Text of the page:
North Shore’s R2 RapidBus makes quiet debut

It’s the biggest change to the North Shore’s transit landscape in decades but the Marine-Main R2 RapidBus entered service with little fanfare Monday as COVID-19 has kept commuters at home.

“While these are extraordinary times, the launch of RapidBus service on the North Shore is an important milestone,” said TransLink CEO Kevin Desmond.

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North Vancouver-Lonsdale NDP MLA Bowinn Ma, who has been an ardent champion for the RapidBus, ran out to greet it as it passed through her Marine Drive neighbourhood Monday, but she had to watch wistfully from the sidewalk

“The Marine-Main R2 RapiBus is, arguably, the most exciting public transit service improvement to the North Shore since the SeaBus,” she said. “I didn't get on to it because I did not have any essential travel to justify getting onto a bus.”

The bus is scheduled to run from Phibbs Exchange to Park Royal and back with service every eight minutes during rush hours - a capacity of 1,650 people per hour, although it won’t be as frequent during the pandemic. TransLink estimates the trip can be done 20 per cent faster than the no- retired 239 route.

“But it isn't just about fewer stops and longer buses. It is also about increasing the reliability, comfort and rapid transit-like nature of buses,” Ma said.

And Ma added, if the R2 is well used, it will bolster the North Shore’s case for even better rapid transit down the line.

“A lot of rapid bus-type lines have turned into fixed-rail rapid transit lines once the communities were able to demonstrate the ability to embrace that kind of transportation strategy,” she said.

According to TransLink, it’s too soon to judge how well the R2 is operating. The same virus that has caused a 90 per cent reduction in transit riders is also keeping the roads free of most traffic.

The quiet launch shouldn’t cloud what is otherwise a big step forward for mobility on the North Shore, said City of North Vancouver Mayor Linda Buchanan.

“We should celebrate that once we resume normal routines, this new rapid transit line will be in place to help move people through our busy corridor faster. This RapidBus line will deliver positive results for the community now, and well into the future,” she said.

Similarly, District of North Vancouver Mayor Mike Little welcomed the faster, more convenient option to get between the North Shore’s three municipalities.

“Implementing this rapid transit option is a crucial step to connect our communities and support our long-term transportation planning goals,” he said.

West Vancouver council’s decision to halt the RapidBus at Park Royal represents a “missed opportunity” for the entire North Shore, Ma said, but she remains hopeful.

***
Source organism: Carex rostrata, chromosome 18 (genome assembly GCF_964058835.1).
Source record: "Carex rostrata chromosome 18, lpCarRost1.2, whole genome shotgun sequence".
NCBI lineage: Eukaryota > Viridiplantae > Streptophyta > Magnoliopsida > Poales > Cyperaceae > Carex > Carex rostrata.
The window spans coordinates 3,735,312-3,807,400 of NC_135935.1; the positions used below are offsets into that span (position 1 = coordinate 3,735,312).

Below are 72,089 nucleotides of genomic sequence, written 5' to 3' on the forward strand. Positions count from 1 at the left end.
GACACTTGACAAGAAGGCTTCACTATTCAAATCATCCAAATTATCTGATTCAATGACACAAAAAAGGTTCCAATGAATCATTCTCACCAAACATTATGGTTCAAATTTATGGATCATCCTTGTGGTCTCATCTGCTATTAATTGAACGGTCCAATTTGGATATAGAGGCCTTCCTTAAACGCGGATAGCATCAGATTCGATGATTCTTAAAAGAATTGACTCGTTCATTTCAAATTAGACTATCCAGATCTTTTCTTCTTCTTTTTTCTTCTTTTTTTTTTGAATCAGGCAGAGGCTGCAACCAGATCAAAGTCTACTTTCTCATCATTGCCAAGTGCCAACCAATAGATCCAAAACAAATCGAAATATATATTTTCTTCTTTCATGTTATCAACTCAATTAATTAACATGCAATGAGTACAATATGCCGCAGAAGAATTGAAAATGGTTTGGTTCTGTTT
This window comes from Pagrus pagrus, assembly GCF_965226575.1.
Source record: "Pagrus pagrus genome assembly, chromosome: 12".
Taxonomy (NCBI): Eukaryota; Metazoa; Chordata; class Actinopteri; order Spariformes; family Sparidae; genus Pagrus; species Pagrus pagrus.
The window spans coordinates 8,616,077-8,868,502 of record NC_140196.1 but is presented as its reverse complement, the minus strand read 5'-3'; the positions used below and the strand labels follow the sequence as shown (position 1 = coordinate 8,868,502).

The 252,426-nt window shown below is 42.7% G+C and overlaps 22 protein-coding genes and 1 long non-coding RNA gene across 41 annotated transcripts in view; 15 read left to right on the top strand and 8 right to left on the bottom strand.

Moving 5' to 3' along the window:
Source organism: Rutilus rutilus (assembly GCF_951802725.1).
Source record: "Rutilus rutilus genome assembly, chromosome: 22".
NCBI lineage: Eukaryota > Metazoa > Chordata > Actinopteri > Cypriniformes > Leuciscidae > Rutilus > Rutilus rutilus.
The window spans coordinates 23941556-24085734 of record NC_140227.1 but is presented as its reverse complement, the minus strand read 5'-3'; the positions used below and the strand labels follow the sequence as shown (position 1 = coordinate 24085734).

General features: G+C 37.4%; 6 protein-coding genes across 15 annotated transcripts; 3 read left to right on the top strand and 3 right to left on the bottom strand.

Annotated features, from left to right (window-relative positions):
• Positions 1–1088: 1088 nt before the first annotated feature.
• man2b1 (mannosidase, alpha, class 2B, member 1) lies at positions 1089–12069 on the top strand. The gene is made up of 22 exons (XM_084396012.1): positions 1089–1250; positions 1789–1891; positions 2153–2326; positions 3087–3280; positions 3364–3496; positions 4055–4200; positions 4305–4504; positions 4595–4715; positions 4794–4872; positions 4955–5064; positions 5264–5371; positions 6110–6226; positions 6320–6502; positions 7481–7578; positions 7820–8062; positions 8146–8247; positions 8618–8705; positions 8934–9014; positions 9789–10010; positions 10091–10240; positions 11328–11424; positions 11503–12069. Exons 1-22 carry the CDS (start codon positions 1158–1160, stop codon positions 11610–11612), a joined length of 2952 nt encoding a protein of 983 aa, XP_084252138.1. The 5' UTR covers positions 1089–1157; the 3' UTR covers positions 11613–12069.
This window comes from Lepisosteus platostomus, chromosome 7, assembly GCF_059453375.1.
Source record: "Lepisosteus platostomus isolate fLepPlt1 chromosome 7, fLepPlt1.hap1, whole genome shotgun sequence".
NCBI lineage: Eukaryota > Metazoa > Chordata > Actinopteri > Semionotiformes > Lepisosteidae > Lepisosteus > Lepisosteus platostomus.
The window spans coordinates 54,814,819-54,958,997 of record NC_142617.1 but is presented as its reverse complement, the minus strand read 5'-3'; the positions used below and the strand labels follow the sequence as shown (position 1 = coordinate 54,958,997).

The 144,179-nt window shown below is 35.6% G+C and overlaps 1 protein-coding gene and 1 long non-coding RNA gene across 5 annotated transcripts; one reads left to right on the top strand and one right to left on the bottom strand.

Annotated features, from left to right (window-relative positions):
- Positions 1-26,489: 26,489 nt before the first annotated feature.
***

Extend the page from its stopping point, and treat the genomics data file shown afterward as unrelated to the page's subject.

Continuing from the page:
“Having an endpoint at Park Royal is certainly better than not having an endpoint into West Vancouver at all. I do suspect that over time, when we get to the other side of this pandemic and ridership on the art two starts to surge, that communities farther west of Park Royal will wish that it went as far as it could,” she said.

West Vancouver Mayor Mary-Ann Booth expressed a similar sentiment.

"I am also looking forward to seeing the ridership data, along with the impacts and benefits, which will help determine whether this service should come further into West Vancouver in the future," she said.

As the R2 comes into service, TransLink is making a series of changes to routes on the North Shore. Among them: the new 222 Willingdon Express comes into service, which will connect Phibbs to Metrotown with only four stops in between. The 240 bus will now connect all the way to Lynn Valley. Riders who previously took the 239 all the way to Capilano University will now have to transfer to the 245 at Phibbs Exchange and the 255 will now serve Lower Lonsdale instead of Lynn Valley.

 

Anyone aboard a bus today is someone working in an essential service and is deserving of our thanks, Ma added.

“We have hundreds and hundreds of bus drivers on the roads every single day providing a very essential service to people and I wish that I was able to be out in public more to be able to thank them,” she said. “Every single person who is working out there on the front lines, whether or not they're in healthcare, or in the grocery store or just trying to move people around - they're doing that so the rest of us can stay home, stay safe and healthy and I'm very, very grateful.”

The bus was originally targeted for the fall of 2019 but the municipalities needed more time to install the RapidBus infrastructure needed to keep it running on schedule including bus rapid transit lanes and queue jumper lanes and new traffic signals that give the buses a head start.

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